Enter a grandparent's name to get started.
Colonel John Sevier was born in Shenandoah county, Virginia, in 1734. His father descended from an ancient family in France, the name being originally spelled Xavier.
About 1769 young Sevier joined an exploring and emigrating party to the Holston river, in East Tennessee, then a part of North Carolina. He assisted in erecting the first fort on the Watauga river, where he, his father, his brother Valentine, and others settled. Whilst engaged in the defence of the Watauga fort, in conjunction with Captain James Robertson, so known and distinguished in the early history of Middle Tennessee, he espied a young lady, of tall and erect stature, running rapidly towards the fort, closely pursued by Indians, and her approach to the gate cut off by the savage enemy. Her cruel pursuers were doubtless confident of securing a captive or a victim to their blood-thirty purposes; but, turning suddenly, she eluded the savages, leaped the palisades of the fort at another point, and gracefully fell into the arms of Captain John Sevier. This remarkably active and resolute woman was Miss Catharine Sherrill, who, in a few years after this sudden leap and rescue, became the devoted and heroic wife of the gallant Captain and future Colonel, General, Governor and people’s friend, John Sevier. She became the mother of ten children, who could gratefully rise up and call her blessed.
During Sevier’s visit to his family in Virginia in 1773, Governor Dunmore gave him a Captain’s commission.
Through his own exertions he raised a company and was in the sanguinary battle of Point Pleasant, on the Kenhawa, in which James Robertson and Valentine Sevier actively participated.
The first settlers on the Holston, Watauga and other tributary streams, were so far beyond the influence of the State laws of North Carolina as to induce them in 1772 to form a temporary government for their better protection and security. The people enjoyed the advantages of this “Watauga government,” as it was called, from 1772 until 1777, at which date Colonel Sevier procured the establishment of courts and the extension of State laws over “Washington District,” then in North Carolina, embracing an interesting section of country in which he and other pioneers of civilization had cast their lots. These hardy pioneers opened roads across the mountains, felled the forests, built forts and houses, subdued the earth, and began rapidly to replenish it, for they married and were given in marriage. The State of North Carolina, several years afterward, with a motherly forgiveness, passed laws to confirm marriages and other deeds of these wayward children in the wilderness.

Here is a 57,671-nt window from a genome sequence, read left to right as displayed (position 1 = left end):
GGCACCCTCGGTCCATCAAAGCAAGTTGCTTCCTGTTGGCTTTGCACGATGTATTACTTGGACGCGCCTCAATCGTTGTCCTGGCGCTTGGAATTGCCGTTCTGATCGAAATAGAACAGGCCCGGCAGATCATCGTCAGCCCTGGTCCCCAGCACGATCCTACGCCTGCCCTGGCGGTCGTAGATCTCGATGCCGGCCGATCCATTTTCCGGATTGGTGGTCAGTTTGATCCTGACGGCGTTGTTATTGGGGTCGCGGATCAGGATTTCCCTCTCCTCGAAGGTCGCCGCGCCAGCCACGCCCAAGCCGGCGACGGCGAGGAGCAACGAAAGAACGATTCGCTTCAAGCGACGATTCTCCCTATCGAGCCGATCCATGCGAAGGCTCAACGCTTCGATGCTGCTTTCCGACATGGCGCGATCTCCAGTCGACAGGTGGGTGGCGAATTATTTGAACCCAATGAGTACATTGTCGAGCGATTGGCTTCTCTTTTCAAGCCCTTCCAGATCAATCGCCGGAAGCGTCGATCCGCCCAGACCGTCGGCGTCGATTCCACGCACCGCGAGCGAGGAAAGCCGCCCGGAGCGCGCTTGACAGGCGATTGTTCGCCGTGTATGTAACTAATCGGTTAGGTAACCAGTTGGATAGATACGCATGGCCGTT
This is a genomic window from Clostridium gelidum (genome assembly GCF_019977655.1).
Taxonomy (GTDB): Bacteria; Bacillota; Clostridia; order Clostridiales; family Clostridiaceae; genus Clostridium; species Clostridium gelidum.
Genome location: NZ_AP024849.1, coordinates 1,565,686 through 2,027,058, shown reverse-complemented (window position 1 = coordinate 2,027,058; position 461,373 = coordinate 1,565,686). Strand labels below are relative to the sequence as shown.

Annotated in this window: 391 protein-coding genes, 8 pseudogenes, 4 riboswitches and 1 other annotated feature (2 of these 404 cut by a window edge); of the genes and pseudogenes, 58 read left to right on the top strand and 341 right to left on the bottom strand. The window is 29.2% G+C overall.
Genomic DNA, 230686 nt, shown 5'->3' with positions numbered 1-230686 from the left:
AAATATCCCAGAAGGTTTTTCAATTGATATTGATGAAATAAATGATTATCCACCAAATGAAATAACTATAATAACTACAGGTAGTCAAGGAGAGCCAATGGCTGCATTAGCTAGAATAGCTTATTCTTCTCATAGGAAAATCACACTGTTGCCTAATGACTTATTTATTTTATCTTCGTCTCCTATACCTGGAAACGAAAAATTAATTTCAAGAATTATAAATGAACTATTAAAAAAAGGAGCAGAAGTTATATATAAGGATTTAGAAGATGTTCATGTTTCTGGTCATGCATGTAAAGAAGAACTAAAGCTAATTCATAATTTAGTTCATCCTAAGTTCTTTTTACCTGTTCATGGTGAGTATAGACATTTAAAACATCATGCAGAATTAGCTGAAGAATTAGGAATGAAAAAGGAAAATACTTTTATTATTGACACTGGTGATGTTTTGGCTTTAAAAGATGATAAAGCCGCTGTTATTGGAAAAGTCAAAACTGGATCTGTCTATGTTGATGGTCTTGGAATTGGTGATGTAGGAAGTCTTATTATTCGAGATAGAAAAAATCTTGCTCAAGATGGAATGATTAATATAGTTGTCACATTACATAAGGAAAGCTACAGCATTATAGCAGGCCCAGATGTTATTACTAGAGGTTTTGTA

Colonel Sevier served in the expedition under Colonel Christian to chastise the Indians for their numerous murders and depredations. In 1779, he raised troops, entered the Indian territory, and fought the successful battle of Boyd’s creek. A few days after this battle, he was joined by Colonel Arthur Campbell with a Virginia regiment, and Colonel Isaac Shelby with troops from Sullivan county, then in North Carolina. These active officers scoured the Cherokee country, scattered hostile bands, destroyed most of the Indian towns, and, after inflicting this severe chastisement, returned to their homes with greater assurance of peace and security.